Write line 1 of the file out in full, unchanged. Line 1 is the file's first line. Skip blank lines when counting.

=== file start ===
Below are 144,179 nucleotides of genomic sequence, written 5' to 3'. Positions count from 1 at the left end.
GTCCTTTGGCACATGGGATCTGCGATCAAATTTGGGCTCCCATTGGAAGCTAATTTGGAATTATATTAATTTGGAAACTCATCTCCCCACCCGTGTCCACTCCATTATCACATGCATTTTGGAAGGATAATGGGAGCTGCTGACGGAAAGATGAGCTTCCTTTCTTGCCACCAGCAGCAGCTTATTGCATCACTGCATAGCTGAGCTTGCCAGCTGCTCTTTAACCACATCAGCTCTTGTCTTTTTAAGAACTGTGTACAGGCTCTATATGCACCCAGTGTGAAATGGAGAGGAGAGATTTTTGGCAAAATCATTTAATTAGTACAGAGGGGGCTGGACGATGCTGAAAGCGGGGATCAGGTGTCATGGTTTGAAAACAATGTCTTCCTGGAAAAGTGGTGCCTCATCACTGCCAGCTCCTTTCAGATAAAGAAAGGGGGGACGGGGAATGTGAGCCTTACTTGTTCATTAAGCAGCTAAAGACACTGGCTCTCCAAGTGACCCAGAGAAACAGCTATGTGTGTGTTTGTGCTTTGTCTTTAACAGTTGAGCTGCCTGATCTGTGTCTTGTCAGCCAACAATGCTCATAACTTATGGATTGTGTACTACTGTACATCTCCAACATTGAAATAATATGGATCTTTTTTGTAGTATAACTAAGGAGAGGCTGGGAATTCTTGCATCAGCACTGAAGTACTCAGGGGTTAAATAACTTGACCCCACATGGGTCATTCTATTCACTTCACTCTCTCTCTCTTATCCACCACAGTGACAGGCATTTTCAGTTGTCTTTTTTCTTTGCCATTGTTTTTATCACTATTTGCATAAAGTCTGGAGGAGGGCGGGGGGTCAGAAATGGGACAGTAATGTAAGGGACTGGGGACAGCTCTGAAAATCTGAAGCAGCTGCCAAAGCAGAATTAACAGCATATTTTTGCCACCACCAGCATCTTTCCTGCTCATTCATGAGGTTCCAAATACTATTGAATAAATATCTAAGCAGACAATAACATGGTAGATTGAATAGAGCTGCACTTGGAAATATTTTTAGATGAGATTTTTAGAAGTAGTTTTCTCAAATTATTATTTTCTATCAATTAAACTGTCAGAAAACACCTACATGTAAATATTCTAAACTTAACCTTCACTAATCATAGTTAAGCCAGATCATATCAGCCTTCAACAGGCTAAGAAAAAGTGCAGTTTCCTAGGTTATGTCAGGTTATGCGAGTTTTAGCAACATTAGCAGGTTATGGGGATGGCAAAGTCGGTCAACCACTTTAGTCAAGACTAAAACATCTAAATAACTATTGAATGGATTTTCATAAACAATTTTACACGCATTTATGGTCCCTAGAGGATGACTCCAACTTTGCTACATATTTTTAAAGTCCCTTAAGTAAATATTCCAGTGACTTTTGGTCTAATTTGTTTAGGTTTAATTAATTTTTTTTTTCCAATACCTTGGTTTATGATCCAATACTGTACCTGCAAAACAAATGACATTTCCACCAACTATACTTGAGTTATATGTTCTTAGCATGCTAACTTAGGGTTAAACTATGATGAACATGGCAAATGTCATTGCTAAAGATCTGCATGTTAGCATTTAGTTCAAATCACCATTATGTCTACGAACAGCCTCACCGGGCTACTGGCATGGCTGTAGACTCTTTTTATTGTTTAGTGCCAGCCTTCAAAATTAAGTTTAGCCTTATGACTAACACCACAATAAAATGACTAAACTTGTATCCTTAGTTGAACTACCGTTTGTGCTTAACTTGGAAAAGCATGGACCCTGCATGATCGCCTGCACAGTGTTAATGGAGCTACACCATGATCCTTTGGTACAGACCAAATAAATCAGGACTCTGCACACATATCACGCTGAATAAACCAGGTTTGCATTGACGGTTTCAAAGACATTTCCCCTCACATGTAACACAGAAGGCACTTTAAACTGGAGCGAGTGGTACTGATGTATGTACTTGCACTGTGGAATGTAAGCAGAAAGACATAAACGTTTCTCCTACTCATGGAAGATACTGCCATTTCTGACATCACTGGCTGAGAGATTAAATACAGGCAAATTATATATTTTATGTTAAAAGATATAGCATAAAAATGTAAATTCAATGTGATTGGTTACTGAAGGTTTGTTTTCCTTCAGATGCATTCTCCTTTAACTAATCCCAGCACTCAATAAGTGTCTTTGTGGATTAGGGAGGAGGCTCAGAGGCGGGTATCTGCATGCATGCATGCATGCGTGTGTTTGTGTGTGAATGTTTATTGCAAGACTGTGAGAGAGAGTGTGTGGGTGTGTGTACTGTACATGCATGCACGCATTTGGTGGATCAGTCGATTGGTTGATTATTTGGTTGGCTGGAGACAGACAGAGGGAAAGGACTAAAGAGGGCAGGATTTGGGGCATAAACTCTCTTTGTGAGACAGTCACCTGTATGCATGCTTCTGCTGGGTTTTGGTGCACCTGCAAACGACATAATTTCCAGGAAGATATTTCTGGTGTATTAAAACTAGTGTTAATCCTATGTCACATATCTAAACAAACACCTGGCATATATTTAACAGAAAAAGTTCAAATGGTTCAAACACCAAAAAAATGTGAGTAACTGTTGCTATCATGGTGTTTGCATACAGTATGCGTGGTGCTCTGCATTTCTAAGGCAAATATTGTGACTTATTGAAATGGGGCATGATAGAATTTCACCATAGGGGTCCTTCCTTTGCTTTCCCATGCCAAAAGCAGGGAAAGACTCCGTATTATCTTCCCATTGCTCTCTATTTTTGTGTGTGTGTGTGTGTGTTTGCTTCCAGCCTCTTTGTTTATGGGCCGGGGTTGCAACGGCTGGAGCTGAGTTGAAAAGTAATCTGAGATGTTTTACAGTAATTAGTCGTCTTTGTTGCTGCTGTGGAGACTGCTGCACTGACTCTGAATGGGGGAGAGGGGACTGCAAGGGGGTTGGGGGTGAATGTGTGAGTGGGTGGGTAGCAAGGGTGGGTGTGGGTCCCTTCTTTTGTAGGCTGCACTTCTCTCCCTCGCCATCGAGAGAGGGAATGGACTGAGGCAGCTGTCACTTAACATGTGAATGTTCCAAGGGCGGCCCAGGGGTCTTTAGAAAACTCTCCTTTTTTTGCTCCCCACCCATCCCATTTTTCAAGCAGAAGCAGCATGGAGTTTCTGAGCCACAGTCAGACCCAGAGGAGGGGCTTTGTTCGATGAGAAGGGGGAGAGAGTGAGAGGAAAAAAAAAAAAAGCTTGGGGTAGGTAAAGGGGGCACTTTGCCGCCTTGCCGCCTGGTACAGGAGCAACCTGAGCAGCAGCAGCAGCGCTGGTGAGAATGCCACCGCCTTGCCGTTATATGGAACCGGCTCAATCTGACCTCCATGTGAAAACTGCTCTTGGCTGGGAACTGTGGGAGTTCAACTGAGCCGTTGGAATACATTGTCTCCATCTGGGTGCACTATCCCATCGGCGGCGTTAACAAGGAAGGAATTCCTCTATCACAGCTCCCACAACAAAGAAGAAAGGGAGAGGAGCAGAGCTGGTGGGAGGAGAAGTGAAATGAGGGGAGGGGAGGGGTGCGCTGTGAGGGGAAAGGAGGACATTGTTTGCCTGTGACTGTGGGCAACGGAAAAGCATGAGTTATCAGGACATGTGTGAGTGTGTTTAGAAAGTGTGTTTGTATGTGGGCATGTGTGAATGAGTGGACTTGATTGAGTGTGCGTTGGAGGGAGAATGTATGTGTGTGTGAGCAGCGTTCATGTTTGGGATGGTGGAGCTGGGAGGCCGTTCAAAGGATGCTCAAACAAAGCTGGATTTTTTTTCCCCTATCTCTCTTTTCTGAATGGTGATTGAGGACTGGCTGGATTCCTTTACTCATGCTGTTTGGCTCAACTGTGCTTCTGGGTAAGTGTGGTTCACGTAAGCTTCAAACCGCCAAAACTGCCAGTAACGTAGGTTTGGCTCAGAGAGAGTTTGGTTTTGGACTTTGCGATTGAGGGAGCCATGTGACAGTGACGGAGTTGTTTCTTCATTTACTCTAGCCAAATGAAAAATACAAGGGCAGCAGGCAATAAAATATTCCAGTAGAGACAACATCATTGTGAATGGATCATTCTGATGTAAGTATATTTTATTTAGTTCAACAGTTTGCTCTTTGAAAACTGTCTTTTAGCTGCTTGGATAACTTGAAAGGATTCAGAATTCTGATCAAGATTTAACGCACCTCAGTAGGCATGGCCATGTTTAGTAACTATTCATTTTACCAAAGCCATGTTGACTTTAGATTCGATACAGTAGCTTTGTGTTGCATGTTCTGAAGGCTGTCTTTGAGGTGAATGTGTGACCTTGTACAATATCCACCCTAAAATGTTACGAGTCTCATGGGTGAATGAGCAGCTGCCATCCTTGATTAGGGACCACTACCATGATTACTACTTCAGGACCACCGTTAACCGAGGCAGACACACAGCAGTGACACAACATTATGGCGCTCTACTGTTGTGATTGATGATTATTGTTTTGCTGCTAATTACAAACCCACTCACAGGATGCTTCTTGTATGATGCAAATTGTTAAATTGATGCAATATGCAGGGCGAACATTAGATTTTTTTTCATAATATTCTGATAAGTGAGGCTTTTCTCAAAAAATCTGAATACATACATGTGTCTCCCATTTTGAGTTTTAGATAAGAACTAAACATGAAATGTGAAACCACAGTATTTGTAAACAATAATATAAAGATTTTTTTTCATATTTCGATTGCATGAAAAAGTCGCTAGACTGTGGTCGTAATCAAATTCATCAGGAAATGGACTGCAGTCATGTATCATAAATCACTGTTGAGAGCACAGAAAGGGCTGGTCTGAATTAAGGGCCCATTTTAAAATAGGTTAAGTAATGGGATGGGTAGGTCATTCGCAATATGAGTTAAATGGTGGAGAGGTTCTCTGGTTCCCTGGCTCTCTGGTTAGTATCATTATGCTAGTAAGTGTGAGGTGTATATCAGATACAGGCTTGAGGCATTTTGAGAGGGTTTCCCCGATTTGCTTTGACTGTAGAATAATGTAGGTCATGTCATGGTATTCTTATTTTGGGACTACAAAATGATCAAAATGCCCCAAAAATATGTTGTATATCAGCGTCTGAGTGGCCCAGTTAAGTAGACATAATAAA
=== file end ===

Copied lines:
Below are 144,179 nucleotides of genomic sequence, written 5' to 3'. Positions count from 1 at the left end.